multiple i/o's

Discussion in 'Microphones (live or studio)' started by tundrkys, Dec 25, 2001.

  1. tundrkys

    tundrkys Guest

    I am a pretty bad guitar player, wanting to get into diy recording. I have cakewalk's home studio & clubtracks. These programs are fine I guess, but I am thinking of upgrading to something like Sonar or maybe one of rolands v studios. My question is this, what do I really need multiple I/O's for. So far I have been doing everything myself ( me on guitar and a korg em-1 groovebox for drum&bass) and I haven't needed multiple I/O's. However I am thinking about tracking my church's choir and putting togher a cd for them. but I don't know if I will need more than two inputs. I am thinking that I won't, since I plan on tracking them seperatly( choir, then lead singer, then piano, then drum, then bass then guitar)
    i am using a soundblaster for my audio interface, which sounds fine, don't know if i will hear much of a difference if i upgrade
  2. Opus2000

    Opus2000 Well-Known Member

    Apr 7, 2001
    Oh yes you will hear a difference...the main thing you'll notice is the amount of level you can get into the card(Dynamic Range)Ability to handle many tracks with plugins and so forth(bufferring driver control) and over all sonic quality(THD+N)
    Sure you can do two tracks at a time..overheads for choir passages..two mics for piano.etc etc etc
    Multiple I/O's isnt for everyone..thats why some audio hardware manufacturers make devices with 2 in 2 out with a digital in and out!!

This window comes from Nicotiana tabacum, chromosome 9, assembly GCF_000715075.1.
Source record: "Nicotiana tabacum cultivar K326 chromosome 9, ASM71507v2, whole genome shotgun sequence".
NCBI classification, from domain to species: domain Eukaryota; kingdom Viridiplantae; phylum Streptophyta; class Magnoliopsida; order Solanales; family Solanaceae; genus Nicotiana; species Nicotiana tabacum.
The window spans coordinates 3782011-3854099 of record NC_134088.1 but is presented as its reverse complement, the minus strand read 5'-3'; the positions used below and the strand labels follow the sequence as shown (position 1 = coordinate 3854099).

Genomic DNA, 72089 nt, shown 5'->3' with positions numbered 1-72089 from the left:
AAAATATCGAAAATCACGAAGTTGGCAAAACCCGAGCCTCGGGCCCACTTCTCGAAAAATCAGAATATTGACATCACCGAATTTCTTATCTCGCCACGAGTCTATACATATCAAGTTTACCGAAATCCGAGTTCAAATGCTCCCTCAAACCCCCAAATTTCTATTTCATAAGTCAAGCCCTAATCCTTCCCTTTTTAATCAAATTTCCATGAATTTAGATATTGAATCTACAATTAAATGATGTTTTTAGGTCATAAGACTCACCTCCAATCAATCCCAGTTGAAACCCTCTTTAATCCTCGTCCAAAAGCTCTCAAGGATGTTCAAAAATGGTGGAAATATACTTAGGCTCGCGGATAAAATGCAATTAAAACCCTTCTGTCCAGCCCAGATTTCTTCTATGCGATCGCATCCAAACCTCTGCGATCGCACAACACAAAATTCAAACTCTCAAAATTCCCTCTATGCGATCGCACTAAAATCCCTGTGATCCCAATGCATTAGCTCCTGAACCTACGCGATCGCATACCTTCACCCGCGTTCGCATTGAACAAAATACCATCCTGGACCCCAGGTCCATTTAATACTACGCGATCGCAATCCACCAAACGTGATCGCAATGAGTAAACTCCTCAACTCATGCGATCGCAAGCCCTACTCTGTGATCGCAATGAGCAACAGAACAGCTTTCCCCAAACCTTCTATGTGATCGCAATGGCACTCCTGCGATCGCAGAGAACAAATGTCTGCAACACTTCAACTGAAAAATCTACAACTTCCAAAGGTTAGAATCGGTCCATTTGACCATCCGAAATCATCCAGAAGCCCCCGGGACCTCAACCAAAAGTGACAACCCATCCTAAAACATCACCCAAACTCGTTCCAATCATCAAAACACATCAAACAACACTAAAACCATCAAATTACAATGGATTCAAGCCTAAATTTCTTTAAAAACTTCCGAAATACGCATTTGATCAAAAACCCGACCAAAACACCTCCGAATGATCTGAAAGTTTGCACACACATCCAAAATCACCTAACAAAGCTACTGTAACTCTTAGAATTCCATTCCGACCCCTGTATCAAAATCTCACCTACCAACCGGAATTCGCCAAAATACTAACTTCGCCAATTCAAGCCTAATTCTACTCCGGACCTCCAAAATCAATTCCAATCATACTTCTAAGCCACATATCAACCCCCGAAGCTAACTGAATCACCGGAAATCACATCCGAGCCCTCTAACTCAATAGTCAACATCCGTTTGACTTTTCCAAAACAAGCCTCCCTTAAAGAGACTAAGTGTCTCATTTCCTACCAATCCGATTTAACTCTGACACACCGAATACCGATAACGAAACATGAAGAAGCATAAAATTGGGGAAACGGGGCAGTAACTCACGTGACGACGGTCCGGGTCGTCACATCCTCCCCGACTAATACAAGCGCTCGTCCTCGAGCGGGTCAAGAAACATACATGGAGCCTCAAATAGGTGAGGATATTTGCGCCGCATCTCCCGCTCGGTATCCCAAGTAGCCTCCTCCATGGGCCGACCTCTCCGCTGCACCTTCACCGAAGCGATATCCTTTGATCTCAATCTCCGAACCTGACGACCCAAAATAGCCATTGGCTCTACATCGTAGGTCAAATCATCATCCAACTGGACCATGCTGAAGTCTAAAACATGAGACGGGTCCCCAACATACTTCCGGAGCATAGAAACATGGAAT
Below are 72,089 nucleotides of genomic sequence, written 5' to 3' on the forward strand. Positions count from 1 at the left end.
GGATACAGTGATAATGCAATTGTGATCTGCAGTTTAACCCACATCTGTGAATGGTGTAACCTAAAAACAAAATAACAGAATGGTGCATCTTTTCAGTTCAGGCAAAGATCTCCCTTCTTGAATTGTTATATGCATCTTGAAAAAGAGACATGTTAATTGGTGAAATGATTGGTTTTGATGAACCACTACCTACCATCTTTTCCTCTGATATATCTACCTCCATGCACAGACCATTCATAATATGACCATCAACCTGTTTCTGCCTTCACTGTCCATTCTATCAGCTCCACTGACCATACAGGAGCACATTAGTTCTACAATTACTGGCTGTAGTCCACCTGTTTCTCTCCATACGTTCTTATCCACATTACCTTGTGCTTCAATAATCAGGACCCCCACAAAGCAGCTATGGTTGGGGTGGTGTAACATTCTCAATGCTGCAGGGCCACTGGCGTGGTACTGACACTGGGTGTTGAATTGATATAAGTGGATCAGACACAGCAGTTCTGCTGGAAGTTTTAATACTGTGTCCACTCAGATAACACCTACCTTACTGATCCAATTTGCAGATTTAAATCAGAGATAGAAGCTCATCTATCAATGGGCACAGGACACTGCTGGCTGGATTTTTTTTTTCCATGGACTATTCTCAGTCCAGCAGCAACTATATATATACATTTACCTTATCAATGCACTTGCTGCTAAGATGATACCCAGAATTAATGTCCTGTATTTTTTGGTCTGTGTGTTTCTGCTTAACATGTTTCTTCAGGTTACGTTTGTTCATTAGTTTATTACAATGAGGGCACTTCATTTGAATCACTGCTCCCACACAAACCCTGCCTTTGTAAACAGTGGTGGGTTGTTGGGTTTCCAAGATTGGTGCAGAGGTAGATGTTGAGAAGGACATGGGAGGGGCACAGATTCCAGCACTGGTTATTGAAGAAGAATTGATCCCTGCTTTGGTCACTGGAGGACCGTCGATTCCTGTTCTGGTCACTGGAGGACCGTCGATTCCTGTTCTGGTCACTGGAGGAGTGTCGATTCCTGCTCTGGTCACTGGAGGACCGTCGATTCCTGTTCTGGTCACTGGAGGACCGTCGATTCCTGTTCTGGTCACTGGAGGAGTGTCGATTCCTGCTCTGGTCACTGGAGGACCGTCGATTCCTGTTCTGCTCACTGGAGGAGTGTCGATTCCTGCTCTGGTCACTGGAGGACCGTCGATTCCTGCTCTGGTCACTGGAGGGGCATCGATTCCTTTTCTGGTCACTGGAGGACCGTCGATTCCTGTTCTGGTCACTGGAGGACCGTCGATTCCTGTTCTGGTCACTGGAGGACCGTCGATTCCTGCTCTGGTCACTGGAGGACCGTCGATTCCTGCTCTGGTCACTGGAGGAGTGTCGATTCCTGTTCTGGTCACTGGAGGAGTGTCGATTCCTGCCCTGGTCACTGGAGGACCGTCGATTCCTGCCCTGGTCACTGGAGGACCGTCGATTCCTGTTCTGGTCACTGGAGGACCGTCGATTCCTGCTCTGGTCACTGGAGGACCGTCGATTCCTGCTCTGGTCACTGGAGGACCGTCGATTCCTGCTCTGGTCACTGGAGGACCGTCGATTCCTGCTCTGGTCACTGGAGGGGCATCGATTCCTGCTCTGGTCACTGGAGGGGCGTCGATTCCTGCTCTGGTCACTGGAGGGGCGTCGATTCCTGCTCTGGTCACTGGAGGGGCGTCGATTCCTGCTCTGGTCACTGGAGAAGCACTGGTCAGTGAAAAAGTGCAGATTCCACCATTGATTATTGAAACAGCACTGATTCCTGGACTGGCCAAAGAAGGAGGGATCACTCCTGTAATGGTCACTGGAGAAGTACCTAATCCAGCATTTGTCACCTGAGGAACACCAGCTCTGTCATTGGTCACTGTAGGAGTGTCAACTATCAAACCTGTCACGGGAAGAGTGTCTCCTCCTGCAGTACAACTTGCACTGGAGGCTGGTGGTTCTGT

There's the Aardvark Direct Pro 24/96...4 in's with 4 outs and 2 Midi I/O
    There the Tascam US428 with 4 ins and 2 outs with 2 Midi I/O
    There's the Echo Audio MIA with 2 ins and 2 outs
    I could go on and on..
    Multiple I/O's are nice when you want to send different signals to different outs for wither mixing purposes or effect send and return purposes. You could feed several tape machines at once or record several tape machines or mics with more inputs. I myself dont use that many either..I have both the Tascam US428(more as a controller surface) and a Layla 20 bit audio card and a soundblaster(used for silly stuff..but never use it whatsoever anymore!!!) I only use about 4 tracks at once if that..and I only use two outs since I mix within the DAW application.

    In the long run you will definatley see AND hear the difference with a better audio card then the soundblabber!! Dont get me's a great card for game playing with mic inputs..being silly with audio inputs from other computers or CD players..or whatever..
    AS I stated earlier..the amount of level you can input into a SB card vs a higher end converter will blow you me..working for a high end manufacturer I hear differences all day long by A/B'ing everything!! I have recorded on a SB years ago..then I got an Echo Gina and fell in love with what I could do!!!
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